FlipBoard

Welcome to our new Magazine format! All new content will now be brought to you in this easy, new format. All our older content can still be found by scrolling below. Simply click the ">" to start the magazine and navigate via your arrow keys.

Tuesday, August 11, 2009

Choosing Campfire Cookware

You need a really good set of cookware... light enough to carry long distances and durable enough to not flake coating into your food!



First, you need enough volume in whatever cookware you have in order to cook the amount of food you're going to need for who will be there. This is also dependent on the kind of food you like to cook, and your appetites.



Second, it needs to fit into a certain weight category. If you're going to be walking for 4 days, carrying around cast iron cookware will become too cumbersome, making your abandon it along the way.



Next, it should be as compact as possible. Most kits nest together.



= = = =

For a trip for two people, consider getting a "two-man" set. These are compact, with the pieces nesting inside together. The lid can be used as a frying pan, especially if you have a detachable handle (pot grabber). They usually have two small bowls, which is really the only dish you need, besides a cup.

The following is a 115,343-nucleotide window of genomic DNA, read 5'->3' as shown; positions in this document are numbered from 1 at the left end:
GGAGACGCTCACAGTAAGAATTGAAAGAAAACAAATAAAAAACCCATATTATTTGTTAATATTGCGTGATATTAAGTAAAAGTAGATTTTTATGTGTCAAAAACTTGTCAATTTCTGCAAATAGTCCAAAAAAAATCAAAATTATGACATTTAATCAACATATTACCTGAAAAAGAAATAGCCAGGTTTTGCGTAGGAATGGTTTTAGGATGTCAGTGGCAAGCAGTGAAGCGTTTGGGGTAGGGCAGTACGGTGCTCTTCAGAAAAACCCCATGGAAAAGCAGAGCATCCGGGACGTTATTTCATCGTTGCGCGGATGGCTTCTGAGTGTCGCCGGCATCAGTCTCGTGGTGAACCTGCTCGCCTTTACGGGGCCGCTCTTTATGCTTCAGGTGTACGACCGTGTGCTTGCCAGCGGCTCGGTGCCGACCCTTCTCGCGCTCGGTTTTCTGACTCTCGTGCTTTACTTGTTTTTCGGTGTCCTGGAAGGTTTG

You also need a coffee pot, good for boiling water for tea, instant soups and oatmeal, and yes, even coffee! There are a lot of kinds available.



Each person would also carry their own cup. Some people hook it on their backpack to have it readily available at any moment during the hike.

= = = =



For a trip with more than 2 people, just add more two-man kits and a frying pan or two.



Titanium is a good kind of cookware as it's very light to carry but it's very expensive. Aluminum will do in a pinch but it tends to leak toxins into your food. Stainless steel may be your best best.

The kits that are made for girl scouts, mess kits, are ok. I've had mine for a long time, and after a lot of uses, flaked apart.

Just keep in mind:
  • volume (enough room for what you'll be cooking)

  • weight (make sure you can carry it!)

  • compactness (you don't want to use a whole backpack to carry it, and not have room for food, clothing, first aid, etc.)


Original: http://colorado-preppers.blogspot.com/2009/06/choosing-campfire-cookware.html